Cameron said if one suspects a caller might be a scam, then one should hang up, get the number where called from and phone PSEGLI at 800-490-0025 or the police at 631-852-2677. For more information, visit www.psegliny.com/scam and www.utilitiesunited.org.

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Harbor Grill in Port Jefferson is now under ownership of the people behind the Meadow Club and Curry Club. Photo by Kyle Barr

The owners of a popular catering hall and Indian cuisine restaurant along the North Shore are making their move to West Broadway in Port Jefferson. 

The family of restaurateurs has plans to take over the Harbor Grill, previously known as Schafer’s. The new restaurant would be one of the latest addition to the Port Jeff harborfront. 

Indu Kaur, the director of operations of The Meadow Club, is part of a family of business owners on the North Shore. Photo by Kyle Barr

Indu Kaur, the director of operations of The Meadow Club in Port Jefferson Station, said they had been renting out the space in Port Jeff during the holiday season and hosted their annual Small Business Holiday Party there. 

It was during that time that they realized the potential of the building. 

“We noticed that our clients really liked the space and the overall ambiance,” Kaur said. “It was perfect for smaller parties — we saw a great opportunity.”

In addition to the client’s feedback, Kaur said she liked the layout of the two-story restaurant with an outdoor dining section that boasts views of the harbor.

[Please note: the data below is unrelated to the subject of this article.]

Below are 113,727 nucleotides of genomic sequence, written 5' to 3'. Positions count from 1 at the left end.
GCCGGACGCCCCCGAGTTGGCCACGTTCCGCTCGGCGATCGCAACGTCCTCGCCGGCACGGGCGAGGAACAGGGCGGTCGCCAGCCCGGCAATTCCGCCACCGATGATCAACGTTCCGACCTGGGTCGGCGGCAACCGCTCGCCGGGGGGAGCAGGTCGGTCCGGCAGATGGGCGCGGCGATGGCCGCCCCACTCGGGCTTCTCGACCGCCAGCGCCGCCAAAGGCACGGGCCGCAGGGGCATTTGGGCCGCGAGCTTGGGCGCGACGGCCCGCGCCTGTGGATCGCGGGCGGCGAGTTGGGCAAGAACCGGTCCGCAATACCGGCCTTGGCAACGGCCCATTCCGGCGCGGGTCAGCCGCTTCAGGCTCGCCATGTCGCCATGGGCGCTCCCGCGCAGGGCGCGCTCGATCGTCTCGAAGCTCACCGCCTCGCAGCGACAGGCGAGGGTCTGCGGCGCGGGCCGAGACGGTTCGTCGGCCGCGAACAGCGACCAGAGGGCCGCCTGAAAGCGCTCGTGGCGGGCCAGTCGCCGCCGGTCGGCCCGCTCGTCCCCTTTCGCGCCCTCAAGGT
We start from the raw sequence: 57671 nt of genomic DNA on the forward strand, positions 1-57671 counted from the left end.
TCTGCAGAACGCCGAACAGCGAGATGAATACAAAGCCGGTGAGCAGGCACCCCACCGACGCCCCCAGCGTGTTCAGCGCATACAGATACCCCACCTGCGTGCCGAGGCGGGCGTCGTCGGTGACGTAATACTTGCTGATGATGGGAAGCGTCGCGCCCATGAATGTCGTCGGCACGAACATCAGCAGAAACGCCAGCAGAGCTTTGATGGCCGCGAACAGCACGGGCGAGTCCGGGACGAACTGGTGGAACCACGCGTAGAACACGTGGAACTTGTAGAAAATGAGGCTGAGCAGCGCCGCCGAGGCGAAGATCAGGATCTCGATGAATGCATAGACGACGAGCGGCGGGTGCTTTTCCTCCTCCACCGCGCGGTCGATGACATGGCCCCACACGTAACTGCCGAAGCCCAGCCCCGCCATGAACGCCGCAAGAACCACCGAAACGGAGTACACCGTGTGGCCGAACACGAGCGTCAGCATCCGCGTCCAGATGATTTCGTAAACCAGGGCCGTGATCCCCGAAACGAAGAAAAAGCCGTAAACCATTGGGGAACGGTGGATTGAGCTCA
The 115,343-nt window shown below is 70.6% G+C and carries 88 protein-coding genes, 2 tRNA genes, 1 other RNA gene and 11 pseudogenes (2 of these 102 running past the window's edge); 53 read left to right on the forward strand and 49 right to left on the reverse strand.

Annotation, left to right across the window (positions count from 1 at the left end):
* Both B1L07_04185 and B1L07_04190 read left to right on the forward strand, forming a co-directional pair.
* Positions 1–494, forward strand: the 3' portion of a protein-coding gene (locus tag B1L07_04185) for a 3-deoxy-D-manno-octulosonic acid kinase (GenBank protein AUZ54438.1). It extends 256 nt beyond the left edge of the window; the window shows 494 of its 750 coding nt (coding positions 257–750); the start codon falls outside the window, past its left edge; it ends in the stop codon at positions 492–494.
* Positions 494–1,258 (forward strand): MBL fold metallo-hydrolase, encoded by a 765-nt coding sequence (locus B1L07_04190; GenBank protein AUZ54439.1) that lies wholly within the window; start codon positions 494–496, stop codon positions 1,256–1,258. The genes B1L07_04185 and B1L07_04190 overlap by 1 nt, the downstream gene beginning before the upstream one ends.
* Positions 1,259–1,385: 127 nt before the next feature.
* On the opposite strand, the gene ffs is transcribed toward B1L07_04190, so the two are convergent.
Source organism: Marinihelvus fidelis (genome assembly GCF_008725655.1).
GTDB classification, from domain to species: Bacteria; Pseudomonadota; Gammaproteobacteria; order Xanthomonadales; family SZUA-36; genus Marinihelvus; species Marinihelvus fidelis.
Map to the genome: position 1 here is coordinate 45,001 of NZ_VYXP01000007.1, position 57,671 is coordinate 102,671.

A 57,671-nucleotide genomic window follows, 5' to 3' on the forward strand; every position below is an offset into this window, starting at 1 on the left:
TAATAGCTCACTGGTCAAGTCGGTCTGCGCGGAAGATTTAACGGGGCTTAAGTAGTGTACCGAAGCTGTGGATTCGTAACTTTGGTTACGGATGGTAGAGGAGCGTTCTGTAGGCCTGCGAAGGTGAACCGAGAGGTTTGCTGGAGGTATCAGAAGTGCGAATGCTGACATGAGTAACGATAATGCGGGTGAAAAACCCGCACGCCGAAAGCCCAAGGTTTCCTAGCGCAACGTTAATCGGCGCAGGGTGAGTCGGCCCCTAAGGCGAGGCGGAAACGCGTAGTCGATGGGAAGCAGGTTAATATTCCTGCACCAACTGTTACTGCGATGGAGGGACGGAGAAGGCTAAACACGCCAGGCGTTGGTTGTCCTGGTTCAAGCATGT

“We have been brainstorming a few things, we wanted to move into a new direction and are excited to offer something different to Port Jeff residents,” she said. 

Kaur said they haven’t decided on a name for the restaurant yet, but are leaning toward a water theme being they are close to the harbor as well as incorporating a touch of their business background.  

A chef has already been hired for the new space, and the family is in the midst of finalizing the menu and other aspects of the new restaurant. 

Kaur said that residents can expect Indian cuisine and a fusion of menu items similar to what they offer at their other two restaurants. 

“It’s going to be great to offer new options to our customers,” she said. “It will be a great place to have a nice lunch or dinner.”

In addition, they hope to attract visitors coming in from Bridgeport. Kaur also teased the possibility of adding a brunch menu as a way of attracting more patrons. 

As the family prepares to open the new restaurant, the Meadow Club which was closed due a fire in 2018, is expected to reopen this spring. 

Despite rumors that The Curry Club may close, Kaur said the restaurant will continue to be open and that the famed train cart will remain. 

One of the first events the family will host in the building will be a Valentine’s Day four-course dinner. Tickets for couples are $120 which will include a Champagne bottle and a cocktail drink. Reservations from 7 p.m. to 1 a.m. can be made by calling 631-928-3800. The dance floor will be open, and a DJ will be playing all night. 

“We are excited about the move and we are looking forward to helping bring more people into Port Jefferson,” Kaur said.